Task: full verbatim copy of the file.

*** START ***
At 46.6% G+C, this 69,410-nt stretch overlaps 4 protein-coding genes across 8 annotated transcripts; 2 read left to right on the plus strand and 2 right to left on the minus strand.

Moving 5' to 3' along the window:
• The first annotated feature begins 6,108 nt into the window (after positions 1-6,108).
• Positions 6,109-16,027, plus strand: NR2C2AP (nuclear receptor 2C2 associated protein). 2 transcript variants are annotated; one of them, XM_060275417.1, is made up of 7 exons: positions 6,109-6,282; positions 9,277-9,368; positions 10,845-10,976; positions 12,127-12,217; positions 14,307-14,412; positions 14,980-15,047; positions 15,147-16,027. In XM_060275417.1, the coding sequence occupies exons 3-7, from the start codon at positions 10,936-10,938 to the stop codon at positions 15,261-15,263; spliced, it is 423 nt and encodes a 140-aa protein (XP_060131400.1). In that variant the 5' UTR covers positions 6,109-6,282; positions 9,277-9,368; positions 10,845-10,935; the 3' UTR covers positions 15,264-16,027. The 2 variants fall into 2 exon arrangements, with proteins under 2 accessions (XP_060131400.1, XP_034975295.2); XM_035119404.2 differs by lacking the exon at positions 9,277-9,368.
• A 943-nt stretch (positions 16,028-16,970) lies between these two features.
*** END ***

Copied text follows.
At 46.6% G+C, this 69,410-nt stretch overlaps 4 protein-coding genes across 8 annotated transcripts; 2 read left to right on the plus strand and 2 right to left on the minus strand.

Moving 5' to 3' along the window:
• The first annotated feature begins 6,108 nt into the window (after positions 1-6,108).
• Positions 6,109-16,027, plus strand: NR2C2AP (nuclear receptor 2C2 associated protein). 2 transcript variants are annotated; one of them, XM_060275417.1, is made up of 7 exons: positions 6,109-6,282; positions 9,277-9,368; positions 10,845-10,976; positions 12,127-12,217; positions 14,307-14,412; positions 14,980-15,047; positions 15,147-16,027. In XM_060275417.1, the coding sequence occupies exons 3-7, from the start codon at positions 10,936-10,938 to the stop codon at positions 15,261-15,263; spliced, it is 423 nt and encodes a 140-aa protein (XP_060131400.1). In that variant the 5' UTR covers positions 6,109-6,282; positions 9,277-9,368; positions 10,845-10,935; the 3' UTR covers positions 15,264-16,027. The 2 variants fall into 2 exon arrangements, with proteins under 2 accessions (XP_060131400.1, XP_034975295.2); XM_035119404.2 differs by lacking the exon at positions 9,277-9,368.
• A 943-nt stretch (positions 16,028-16,970) lies between these two features.